An 8" cake yields 20 wedding servings and I base my pricing on that standard size. I have no problem telling them that the cake could serve 2 people if they wanted but they pay for the amount of servings the cake is designed to serve. They get instructions on how to cut their cake to assure the proper amount of servings. How they cut it once they get it home is not my problem. icon_smile.gif If they have 25 people to feed cake but they want a cake that can feed 50.. they pay for 50.

My slices are about 1x2x4. I just like round numbers.. and that way there is a little extra cake so they will definitely get their servings out of it. I charge enough per serving to cover the couple less servings. icon_smile.gif

kelleym Posted 26 Apr 2008 , 2:33pm
post #6 of 6
Quote:
Originally Posted by Trixyinaz

Quote:
Originally Posted by jkalman


The most important thing to do is to set your servings and stick with them....

For me.. I set an 8" round cake at 20 servings.. a 10" round cake at 30 servings.. a 12" round at 50 servings. So when someone calls I can say "You need cake for 25 people.. I can make a 10" cake than can serve 30 and it will cost you $120 covered in buttercream or $150 covered in fondant."



What size pieces are those? Do you tell your customer? Here is my fear...I tell someone that xx cake can serve 50 people (1x2x4 slices) b/c they want to serve 40 people, but they cut the cake in party size slices and run out of cake icon_redface.gif For this last order, she wanted a double layer 9x13. She only had 25 people, but wanted that size cake. I used IndyDebi's serving chart and said, here's how you cut it if you want 54 slices, 40 slices, etc. Do you guys go that far in explaining stuff?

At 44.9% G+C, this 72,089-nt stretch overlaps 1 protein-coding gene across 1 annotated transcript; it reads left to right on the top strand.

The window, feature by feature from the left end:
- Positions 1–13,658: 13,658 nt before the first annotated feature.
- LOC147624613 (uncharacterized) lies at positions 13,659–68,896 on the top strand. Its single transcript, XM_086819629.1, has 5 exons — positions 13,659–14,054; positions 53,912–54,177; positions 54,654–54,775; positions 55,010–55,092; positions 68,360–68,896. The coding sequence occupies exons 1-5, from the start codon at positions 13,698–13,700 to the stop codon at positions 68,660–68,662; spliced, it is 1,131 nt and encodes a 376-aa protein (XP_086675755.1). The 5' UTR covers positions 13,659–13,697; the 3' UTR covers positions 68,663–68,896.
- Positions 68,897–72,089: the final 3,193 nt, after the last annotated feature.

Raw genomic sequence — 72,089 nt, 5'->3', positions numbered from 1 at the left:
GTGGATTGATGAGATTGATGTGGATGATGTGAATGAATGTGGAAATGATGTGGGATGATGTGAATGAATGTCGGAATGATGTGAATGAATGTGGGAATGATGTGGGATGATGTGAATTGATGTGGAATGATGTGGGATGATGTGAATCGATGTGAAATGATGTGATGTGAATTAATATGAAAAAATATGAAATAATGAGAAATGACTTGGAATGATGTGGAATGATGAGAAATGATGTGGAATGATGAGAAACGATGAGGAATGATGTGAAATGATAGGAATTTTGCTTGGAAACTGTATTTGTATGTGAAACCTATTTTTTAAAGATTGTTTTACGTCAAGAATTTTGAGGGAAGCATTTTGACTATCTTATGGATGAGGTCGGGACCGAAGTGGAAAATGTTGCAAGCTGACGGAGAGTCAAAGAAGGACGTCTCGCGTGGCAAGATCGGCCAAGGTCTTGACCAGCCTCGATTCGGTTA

This is why I like Earlene's chart. I do a lot more party cakes than wedding cakes, and I feel that Earlene's slices, which are approx. 1"x2.5"x4", are what a person would logically cut at a party. I do give all my customers a cutting chart with the cake.

The problem with asking questions like "everybody tell me what you charge for these sizes" is that the prices for cakes are largely determined by local markets. So asking us CC'ers all over the world what to charge is kind of like saying "Hey guys, I have a 1600 square foot, 3 bedroom 2 bath house in a nice neighborhood - how much should I list it for?" Nobody here can tell you for sure because every market is different.
That is why it's so important to 1) call around to other custom bakeries and find out what their going rates per serving are, and 2) know your own ingredient and supply costs. You simply can't know how much to charge unless you know how much the product costs you - and the cost of ingredients can vary wildly depending on where you live, or even where you shop! My costs can go up 20% or more if I shop at Randall's instead of HEB or Costco.

More thoughts here. icon_smile.gif